The eighth book to feature the classic crime-solving detective, Chief Inspector Wexford.
When the body of a brutally beaten girl is found in a quarry during a hedonistic hippy festival near Kingsmarkham, Wexford is first on the scene. The victim's face has been pulped by the back-end of a bottle, but who, in this atmosphere of peace and love, could be capable of such violence?
The body is that of local girl turned stripper Dawn Stonor, but it is the unlikely link between this ill-fated girl and the mysterious folk-singer Zeno Vedast that piques Wexford's interest.
Through an intricate web of lies and deceit, Wexford uncovers a history of love and hate that began years earlier. In all his years of police work, he has never been faced with a crime of such desperate passion...
No Man's Nightingale: the eagerly anticipated twenty-fourth title in Ruth Rendell's bestselling Detective Chief Inspector Wexford series.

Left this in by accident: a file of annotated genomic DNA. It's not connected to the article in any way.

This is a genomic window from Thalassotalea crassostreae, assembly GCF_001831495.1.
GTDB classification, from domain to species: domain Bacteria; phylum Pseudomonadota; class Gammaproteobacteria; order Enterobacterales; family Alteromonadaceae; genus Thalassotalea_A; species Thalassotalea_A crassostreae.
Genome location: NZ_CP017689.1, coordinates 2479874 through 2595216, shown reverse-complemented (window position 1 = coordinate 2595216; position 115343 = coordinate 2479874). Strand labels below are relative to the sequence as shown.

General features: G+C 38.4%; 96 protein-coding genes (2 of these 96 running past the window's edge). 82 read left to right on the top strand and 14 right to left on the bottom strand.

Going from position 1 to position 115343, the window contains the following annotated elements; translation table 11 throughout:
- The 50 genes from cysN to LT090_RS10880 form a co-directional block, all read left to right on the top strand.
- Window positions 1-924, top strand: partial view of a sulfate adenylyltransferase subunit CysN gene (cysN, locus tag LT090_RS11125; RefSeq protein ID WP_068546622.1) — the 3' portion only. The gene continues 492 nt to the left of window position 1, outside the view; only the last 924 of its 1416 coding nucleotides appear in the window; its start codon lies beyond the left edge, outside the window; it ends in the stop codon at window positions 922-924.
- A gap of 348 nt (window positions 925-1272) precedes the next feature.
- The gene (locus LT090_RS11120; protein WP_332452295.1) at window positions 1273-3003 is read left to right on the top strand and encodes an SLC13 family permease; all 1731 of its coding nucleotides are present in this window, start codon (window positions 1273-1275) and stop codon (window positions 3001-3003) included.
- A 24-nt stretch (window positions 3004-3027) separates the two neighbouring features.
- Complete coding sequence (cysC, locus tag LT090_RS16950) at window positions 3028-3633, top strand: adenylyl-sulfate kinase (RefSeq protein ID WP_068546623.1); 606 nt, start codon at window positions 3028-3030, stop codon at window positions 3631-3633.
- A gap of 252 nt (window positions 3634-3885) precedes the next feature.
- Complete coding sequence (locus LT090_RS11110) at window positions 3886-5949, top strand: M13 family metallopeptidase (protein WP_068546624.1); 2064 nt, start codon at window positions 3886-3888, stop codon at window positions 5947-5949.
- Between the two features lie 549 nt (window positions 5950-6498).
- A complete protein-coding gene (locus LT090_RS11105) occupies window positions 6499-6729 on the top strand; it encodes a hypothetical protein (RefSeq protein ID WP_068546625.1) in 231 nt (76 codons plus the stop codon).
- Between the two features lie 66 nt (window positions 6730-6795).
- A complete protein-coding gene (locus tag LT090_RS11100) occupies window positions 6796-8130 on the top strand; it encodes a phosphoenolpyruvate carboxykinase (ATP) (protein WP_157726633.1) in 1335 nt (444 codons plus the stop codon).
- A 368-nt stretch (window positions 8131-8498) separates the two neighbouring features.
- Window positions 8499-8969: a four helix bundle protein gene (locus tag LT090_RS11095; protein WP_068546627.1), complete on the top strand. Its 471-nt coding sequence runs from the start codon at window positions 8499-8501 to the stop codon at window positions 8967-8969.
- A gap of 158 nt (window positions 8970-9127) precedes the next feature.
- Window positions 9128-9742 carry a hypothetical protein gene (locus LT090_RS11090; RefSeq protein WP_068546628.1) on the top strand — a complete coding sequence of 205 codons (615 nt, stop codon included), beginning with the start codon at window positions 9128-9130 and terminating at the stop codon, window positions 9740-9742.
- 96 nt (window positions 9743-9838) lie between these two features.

The woman vicar of St Peter's Church may not be popular among the community of Kingsmarkham. But it still comes as a profound shock when she is found strangled in her vicarage.
Inspector Wexford is retired, but he retains a relish for solving mysteries especially when they are as close to home as this one is.
So when he's asked whether he will assist on the case, he readily agrees.
But why did the vicar die? And is anyone else in Kingsmarkham in danger?
What Wexford doesn't know is that the killer is far closer than he, or anyone else, thinks.
The eighteenth book to feature the classic crime-solving detective, Chief Inspector Wexford.
A young girl disappears, then another.
A notorious paedophile is released back into the community. The residents of the Muriel Campden Estate are up in arms, and even prepared to take the law into their own hands...